It's time our leaders in the White House take national security seriously because this isn't the first time enemies of the U.S. — namely Russia and China — have used the cyber world to attack our nation and weaken our infrastructure, Glenn Beck argued on the radio program. Between Russia, China, and Iran — which President Joe Biden is now trying to make another nuclear deal with — it looks like the "Axis powers" of a "digital World War III" are lining up

"The journalists seem to care about the price of gasoline for the first time. Is it because they actually care? Or is it because they're trying not to focus on the fact that this was an attack most likely from Russia? And it isn't the first cyberattack from Russia of the year ... maybe we should be paying attention, to Vladimir Putin," Glenn began.

"And by the way, the pipeline going down, that's not the only [cyberattack] happening now," he added later. "Thirty thousand U.S. victims, small businesses and local governments, were hacked by cyber espionage units backed by the Chinese government in January of this year."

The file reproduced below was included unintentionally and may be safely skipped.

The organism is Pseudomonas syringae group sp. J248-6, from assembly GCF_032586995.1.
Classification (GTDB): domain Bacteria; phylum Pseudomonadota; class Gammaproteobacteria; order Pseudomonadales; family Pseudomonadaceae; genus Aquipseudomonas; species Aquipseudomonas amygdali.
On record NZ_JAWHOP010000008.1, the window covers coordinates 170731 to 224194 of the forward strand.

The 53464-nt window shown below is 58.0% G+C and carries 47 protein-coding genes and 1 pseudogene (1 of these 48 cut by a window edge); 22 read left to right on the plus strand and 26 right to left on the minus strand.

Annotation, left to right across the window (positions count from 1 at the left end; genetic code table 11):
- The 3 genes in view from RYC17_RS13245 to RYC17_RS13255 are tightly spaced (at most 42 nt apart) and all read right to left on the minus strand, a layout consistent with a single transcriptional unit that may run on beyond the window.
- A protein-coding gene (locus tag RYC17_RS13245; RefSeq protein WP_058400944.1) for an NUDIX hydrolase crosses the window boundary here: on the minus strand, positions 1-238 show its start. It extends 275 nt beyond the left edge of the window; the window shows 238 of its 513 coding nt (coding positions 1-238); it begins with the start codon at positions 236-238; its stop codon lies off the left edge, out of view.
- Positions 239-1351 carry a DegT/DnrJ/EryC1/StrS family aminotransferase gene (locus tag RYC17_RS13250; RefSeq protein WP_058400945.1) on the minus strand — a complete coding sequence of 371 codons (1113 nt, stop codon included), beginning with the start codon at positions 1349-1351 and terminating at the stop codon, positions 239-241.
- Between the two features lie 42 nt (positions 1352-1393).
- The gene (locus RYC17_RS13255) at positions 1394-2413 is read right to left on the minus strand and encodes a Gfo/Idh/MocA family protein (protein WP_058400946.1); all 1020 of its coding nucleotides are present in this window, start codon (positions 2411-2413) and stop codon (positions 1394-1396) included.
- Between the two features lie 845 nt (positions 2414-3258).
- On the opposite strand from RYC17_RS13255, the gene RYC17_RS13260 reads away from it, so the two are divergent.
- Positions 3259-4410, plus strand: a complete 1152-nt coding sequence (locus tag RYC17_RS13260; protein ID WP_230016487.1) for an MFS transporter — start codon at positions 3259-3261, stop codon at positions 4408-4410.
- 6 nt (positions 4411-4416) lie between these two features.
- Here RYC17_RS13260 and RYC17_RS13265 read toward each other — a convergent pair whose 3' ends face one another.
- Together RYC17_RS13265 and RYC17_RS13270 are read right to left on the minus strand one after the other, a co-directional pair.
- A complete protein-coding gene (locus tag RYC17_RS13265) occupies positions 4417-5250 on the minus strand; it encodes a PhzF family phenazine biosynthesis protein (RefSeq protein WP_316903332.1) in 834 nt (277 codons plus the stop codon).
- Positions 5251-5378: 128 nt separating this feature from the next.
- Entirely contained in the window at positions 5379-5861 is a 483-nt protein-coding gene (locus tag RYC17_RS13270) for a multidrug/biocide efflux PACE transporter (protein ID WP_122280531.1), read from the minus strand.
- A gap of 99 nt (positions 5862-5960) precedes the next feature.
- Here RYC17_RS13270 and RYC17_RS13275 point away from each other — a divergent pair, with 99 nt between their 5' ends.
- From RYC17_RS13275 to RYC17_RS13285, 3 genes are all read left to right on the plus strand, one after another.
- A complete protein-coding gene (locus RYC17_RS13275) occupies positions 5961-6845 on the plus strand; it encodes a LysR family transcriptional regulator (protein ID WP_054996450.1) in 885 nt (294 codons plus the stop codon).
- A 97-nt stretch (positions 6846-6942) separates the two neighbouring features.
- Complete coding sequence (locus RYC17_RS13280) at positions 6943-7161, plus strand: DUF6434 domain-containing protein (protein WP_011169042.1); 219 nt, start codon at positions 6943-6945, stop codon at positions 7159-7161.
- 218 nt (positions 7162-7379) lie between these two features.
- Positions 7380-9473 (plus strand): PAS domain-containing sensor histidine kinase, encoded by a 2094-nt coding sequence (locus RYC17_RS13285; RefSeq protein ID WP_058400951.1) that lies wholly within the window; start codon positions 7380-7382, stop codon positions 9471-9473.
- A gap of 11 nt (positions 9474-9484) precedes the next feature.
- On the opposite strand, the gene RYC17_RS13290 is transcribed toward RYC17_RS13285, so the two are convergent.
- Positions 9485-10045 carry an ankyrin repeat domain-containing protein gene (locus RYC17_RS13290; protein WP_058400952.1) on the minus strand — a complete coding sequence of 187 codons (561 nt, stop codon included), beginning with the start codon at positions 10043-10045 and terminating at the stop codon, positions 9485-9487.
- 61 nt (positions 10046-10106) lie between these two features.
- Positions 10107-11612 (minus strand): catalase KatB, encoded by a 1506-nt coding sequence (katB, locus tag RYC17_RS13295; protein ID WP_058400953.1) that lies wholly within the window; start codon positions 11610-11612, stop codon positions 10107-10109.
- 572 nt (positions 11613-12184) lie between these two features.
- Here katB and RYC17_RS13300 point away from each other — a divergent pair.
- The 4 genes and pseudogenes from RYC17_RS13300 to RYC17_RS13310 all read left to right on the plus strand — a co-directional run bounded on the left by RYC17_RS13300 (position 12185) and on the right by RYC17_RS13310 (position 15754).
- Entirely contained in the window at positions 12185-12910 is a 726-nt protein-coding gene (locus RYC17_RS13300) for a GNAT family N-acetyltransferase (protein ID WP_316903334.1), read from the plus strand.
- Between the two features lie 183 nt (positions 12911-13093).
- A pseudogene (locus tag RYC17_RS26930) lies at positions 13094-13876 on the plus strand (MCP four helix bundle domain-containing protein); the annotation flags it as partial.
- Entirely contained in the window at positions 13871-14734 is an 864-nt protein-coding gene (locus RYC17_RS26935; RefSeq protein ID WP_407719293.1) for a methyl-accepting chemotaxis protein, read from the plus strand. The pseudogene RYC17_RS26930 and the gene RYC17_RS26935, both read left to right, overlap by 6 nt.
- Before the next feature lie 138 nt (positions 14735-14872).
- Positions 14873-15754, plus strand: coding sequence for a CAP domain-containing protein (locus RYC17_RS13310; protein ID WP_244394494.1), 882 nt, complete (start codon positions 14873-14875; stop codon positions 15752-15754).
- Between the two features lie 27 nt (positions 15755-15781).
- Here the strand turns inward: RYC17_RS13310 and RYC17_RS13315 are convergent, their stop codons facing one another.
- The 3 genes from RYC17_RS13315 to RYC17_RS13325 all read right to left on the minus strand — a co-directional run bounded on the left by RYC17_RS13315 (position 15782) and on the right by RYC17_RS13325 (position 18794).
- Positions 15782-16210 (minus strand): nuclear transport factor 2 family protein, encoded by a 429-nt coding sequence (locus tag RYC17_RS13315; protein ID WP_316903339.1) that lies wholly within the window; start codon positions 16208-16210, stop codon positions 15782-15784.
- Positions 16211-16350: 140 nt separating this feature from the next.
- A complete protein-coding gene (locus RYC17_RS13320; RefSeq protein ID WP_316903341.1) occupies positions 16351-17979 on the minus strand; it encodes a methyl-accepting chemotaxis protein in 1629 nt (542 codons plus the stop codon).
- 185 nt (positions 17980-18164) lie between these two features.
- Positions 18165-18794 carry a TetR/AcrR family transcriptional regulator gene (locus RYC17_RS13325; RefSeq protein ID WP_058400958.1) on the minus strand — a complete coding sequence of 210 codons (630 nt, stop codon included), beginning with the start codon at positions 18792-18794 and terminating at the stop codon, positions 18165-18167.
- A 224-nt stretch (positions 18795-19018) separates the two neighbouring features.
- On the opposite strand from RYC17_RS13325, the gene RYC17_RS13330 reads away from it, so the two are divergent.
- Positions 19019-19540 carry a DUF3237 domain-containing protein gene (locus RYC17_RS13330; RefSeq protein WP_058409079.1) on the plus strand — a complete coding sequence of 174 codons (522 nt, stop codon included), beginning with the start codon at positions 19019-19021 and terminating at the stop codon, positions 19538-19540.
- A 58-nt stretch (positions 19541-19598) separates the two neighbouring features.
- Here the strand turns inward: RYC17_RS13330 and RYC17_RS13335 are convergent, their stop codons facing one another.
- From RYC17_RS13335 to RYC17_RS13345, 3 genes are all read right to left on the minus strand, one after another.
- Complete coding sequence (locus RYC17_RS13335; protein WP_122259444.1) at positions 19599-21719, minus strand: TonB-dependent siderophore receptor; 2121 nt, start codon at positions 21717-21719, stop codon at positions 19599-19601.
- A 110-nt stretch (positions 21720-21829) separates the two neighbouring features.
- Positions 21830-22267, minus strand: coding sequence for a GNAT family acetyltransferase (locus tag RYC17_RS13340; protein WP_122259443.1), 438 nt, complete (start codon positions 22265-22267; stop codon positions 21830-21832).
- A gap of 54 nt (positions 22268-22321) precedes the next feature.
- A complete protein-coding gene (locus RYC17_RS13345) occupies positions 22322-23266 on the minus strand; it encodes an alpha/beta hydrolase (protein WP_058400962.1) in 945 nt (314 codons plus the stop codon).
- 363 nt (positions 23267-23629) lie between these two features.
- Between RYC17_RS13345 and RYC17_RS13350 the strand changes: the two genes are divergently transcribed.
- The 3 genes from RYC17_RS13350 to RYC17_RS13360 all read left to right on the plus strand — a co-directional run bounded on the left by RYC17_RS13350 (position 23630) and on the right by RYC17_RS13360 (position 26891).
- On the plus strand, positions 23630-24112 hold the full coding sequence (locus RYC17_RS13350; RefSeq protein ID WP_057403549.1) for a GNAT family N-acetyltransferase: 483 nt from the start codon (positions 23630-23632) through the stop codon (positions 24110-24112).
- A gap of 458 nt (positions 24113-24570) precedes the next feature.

"There is an 'Axis power.' It is Russia and China. And, by the way, who is also aligned with Russia and China? Iran. Wow, this is weird," Glenn surmised. "But don't worry about that. Just leave your dog tags on another table. Let's not talk about China. Let's not talk about who actually crashed the jugular of our oil pipelines. I don't want war. But I got news for you ... this Biden administration is doing the job for our enemies."

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Canadian clinical psychologist, author, and cultural firebrand Jordan Peterson is no stranger to cancel culture. Ever since he was thrust into the culture war, he has faced one controversy after another, stirred up by the woke elites who hate him with a passion. But although they have tried to make him pay for speaking out so fearlessly against their message, he refuses to back down and he believes you should, too. He joined "The Glenn Beck Podcast" this week to explain why.